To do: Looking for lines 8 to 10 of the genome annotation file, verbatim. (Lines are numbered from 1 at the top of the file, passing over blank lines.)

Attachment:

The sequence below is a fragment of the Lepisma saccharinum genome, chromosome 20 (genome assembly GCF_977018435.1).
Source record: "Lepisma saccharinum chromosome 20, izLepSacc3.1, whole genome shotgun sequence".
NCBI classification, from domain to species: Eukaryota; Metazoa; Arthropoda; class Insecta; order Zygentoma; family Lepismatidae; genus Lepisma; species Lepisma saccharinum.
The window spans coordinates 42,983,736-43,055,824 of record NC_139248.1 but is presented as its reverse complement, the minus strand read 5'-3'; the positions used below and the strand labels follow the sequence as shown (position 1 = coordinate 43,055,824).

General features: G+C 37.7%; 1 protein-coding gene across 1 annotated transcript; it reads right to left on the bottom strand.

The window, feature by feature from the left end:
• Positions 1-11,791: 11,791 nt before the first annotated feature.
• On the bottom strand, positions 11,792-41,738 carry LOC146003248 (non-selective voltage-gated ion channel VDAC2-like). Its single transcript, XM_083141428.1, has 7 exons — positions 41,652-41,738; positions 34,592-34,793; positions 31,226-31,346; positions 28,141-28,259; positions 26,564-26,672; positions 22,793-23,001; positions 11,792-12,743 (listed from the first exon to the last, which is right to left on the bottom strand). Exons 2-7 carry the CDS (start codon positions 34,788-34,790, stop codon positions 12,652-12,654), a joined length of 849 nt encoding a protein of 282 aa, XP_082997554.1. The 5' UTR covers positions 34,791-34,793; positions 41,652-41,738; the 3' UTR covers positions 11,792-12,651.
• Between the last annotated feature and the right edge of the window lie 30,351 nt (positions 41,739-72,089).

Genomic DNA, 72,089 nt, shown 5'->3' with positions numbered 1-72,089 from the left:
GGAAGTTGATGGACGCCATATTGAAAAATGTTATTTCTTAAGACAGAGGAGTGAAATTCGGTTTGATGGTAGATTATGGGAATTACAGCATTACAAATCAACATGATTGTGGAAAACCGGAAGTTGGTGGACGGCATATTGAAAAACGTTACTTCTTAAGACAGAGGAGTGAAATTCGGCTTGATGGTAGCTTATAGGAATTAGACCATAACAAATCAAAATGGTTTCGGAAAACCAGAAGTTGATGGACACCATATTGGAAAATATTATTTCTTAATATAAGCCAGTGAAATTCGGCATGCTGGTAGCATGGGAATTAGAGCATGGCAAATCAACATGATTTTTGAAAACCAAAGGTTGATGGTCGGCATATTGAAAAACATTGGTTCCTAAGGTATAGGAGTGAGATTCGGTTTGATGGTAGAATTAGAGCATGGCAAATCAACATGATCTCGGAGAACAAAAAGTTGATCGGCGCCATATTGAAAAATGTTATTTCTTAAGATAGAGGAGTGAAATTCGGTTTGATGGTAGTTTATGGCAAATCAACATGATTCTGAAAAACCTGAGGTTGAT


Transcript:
• On the bottom strand, positions 11,792-41,738 carry LOC146003248 (non-selective voltage-gated ion channel VDAC2-like). Its single transcript, XM_083141428.1, has 7 exons — positions 41,652-41,738; positions 34,592-34,793; positions 31,226-31,346; positions 28,141-28,259; positions 26,564-26,672; positions 22,793-23,001; positions 11,792-12,743 (listed from the first exon to the last, which is right to left on the bottom strand). Exons 2-7 carry the CDS (start codon positions 34,788-34,790, stop codon positions 12,652-12,654), a joined length of 849 nt encoding a protein of 282 aa, XP_082997554.1. The 5' UTR covers positions 34,791-34,793; positions 41,652-41,738; the 3' UTR covers positions 11,792-12,651.
• Between the last annotated feature and the right edge of the window lie 30,351 nt (positions 41,739-72,089).

Genomic DNA, 72,089 nt, shown 5'->3' with positions numbered 1-72,089 from the left: